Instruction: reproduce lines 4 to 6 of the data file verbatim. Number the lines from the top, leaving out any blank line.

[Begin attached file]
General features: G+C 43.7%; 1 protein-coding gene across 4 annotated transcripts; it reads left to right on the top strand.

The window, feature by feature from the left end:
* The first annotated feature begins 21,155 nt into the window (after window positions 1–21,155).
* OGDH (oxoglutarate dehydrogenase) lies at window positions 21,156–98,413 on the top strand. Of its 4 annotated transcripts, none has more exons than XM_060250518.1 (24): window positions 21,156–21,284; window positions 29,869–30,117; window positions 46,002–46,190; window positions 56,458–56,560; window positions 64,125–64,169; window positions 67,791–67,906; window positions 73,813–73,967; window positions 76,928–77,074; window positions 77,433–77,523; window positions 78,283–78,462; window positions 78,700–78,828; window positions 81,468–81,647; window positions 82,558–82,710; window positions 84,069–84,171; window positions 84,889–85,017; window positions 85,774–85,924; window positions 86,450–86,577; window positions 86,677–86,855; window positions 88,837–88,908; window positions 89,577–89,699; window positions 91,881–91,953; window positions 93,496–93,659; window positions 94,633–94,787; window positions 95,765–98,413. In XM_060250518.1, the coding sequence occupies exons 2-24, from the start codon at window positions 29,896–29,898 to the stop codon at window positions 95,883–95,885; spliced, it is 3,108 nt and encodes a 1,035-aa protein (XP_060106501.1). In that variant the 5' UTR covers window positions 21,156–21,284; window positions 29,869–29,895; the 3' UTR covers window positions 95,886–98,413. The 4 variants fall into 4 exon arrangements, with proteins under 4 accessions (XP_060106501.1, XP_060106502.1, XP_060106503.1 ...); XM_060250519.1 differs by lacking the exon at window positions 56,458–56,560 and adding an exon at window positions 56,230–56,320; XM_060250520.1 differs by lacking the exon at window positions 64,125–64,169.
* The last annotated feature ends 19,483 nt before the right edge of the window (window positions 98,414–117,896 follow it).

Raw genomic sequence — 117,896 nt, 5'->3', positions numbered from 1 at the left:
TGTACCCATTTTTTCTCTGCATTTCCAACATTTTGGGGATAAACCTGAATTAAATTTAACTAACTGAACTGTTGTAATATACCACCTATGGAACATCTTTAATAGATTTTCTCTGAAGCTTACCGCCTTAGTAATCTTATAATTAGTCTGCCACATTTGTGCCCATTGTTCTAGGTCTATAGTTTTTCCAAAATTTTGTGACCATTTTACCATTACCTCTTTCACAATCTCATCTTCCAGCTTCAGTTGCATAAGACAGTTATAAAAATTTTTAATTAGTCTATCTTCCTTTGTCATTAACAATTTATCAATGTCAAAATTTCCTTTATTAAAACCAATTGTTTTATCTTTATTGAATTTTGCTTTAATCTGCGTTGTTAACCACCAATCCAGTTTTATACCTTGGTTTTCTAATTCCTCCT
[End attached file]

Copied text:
* OGDH (oxoglutarate dehydrogenase) lies at window positions 21,156–98,413 on the top strand. Of its 4 annotated transcripts, none has more exons than XM_060250518.1 (24): window positions 21,156–21,284; window positions 29,869–30,117; window positions 46,002–46,190; window positions 56,458–56,560; window positions 64,125–64,169; window positions 67,791–67,906; window positions 73,813–73,967; window positions 76,928–77,074; window positions 77,433–77,523; window positions 78,283–78,462; window positions 78,700–78,828; window positions 81,468–81,647; window positions 82,558–82,710; window positions 84,069–84,171; window positions 84,889–85,017; window positions 85,774–85,924; window positions 86,450–86,577; window positions 86,677–86,855; window positions 88,837–88,908; window positions 89,577–89,699; window positions 91,881–91,953; window positions 93,496–93,659; window positions 94,633–94,787; window positions 95,765–98,413. In XM_060250518.1, the coding sequence occupies exons 2-24, from the start codon at window positions 29,896–29,898 to the stop codon at window positions 95,883–95,885; spliced, it is 3,108 nt and encodes a 1,035-aa protein (XP_060106501.1). In that variant the 5' UTR covers window positions 21,156–21,284; window positions 29,869–29,895; the 3' UTR covers window positions 95,886–98,413. The 4 variants fall into 4 exon arrangements, with proteins under 4 accessions (XP_060106501.1, XP_060106502.1, XP_060106503.1 ...); XM_060250519.1 differs by lacking the exon at window positions 56,458–56,560 and adding an exon at window positions 56,230–56,320; XM_060250520.1 differs by lacking the exon at window positions 64,125–64,169.
* The last annotated feature ends 19,483 nt before the right edge of the window (window positions 98,414–117,896 follow it).

Raw genomic sequence — 117,896 nt, 5'->3', positions numbered from 1 at the left: